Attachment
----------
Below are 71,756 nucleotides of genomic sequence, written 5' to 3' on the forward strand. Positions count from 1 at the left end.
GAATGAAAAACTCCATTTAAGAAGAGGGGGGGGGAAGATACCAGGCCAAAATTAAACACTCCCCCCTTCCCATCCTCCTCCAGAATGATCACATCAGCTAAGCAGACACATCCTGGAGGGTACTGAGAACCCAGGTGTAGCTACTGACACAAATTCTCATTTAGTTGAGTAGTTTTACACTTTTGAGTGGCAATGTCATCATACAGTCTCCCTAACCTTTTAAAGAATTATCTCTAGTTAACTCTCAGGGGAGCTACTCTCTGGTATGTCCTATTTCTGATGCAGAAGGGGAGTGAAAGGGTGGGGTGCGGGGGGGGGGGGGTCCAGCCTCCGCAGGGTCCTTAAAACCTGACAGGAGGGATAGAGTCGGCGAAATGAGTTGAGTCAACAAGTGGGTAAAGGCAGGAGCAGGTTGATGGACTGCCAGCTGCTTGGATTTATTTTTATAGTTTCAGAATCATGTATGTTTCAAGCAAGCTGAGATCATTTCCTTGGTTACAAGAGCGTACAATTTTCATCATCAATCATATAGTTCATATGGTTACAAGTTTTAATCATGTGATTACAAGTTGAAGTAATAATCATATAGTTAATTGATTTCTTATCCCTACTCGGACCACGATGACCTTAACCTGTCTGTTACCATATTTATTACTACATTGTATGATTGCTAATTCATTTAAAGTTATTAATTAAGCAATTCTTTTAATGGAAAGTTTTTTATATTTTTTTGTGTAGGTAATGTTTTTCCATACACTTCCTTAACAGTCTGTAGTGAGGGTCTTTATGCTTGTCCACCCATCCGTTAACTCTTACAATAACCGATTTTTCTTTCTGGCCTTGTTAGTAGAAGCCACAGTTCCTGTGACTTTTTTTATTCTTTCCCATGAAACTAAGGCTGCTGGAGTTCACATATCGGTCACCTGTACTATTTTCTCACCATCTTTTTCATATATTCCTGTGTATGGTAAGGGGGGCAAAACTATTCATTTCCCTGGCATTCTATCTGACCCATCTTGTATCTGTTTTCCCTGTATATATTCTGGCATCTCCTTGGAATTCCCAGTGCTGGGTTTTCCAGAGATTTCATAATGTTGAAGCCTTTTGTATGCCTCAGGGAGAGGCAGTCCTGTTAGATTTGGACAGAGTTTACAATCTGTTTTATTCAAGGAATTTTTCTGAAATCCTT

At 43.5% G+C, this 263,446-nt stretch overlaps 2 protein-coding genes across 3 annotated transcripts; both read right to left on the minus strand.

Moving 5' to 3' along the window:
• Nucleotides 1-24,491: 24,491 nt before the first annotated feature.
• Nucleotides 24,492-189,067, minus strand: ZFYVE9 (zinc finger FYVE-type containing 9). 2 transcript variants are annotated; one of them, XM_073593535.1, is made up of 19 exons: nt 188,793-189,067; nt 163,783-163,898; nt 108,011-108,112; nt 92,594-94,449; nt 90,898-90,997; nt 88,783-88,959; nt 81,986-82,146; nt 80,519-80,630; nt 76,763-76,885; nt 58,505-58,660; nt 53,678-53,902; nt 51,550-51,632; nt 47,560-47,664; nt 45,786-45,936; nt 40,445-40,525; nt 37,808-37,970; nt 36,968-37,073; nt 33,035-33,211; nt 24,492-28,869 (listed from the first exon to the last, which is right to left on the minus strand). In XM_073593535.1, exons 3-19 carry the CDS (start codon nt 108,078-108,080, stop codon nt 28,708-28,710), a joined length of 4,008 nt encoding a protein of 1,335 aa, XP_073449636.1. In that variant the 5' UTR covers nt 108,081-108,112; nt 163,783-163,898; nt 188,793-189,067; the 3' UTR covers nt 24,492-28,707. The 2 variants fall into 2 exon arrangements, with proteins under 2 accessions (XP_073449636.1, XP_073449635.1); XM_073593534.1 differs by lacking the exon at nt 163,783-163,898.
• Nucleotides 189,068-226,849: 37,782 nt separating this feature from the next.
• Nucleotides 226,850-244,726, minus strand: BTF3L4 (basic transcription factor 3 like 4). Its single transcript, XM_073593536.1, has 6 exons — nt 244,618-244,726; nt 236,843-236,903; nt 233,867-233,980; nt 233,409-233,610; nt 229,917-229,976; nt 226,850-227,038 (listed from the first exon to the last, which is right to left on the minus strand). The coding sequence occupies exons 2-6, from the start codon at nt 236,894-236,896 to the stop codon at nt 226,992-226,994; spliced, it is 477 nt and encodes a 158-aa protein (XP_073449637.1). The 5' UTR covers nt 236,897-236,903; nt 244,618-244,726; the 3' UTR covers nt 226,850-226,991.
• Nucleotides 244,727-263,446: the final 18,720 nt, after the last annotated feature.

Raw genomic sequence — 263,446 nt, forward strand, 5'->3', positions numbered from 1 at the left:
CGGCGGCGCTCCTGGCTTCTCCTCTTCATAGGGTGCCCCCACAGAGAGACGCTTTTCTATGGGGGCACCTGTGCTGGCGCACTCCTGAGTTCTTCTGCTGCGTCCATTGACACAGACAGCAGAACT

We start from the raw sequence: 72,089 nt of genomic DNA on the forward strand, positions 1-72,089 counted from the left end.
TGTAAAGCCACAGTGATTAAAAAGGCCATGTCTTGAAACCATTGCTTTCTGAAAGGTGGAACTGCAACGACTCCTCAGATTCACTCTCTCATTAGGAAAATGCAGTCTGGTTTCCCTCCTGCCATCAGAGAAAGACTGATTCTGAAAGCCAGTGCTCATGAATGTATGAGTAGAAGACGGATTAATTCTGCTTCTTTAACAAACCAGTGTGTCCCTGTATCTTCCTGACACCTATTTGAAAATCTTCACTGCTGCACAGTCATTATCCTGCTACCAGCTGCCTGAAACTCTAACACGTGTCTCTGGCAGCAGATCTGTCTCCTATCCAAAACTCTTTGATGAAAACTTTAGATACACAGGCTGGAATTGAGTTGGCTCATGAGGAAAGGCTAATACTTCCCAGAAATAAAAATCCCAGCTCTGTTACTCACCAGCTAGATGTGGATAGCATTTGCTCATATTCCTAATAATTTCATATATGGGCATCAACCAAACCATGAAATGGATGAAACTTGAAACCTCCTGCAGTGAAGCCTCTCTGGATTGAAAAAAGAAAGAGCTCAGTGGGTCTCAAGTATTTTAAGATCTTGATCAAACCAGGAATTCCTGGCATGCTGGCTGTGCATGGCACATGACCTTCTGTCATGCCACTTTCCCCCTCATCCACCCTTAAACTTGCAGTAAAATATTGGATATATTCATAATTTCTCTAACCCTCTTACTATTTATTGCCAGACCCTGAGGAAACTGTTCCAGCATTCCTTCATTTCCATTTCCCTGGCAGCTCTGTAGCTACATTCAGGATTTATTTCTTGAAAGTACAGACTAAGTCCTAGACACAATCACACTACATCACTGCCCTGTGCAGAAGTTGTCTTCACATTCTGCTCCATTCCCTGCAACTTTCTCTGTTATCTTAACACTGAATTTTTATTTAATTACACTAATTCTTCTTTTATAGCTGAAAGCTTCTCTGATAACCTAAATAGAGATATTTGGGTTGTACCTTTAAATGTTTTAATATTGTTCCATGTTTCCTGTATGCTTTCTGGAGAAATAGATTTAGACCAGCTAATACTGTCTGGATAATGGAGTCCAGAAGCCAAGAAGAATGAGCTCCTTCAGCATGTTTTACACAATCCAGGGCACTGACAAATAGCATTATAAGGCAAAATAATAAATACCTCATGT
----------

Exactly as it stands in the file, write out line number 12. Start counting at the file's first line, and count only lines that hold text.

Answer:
We start from the raw sequence: 72,089 nt of genomic DNA on the forward strand, positions 1-72,089 counted from the left end.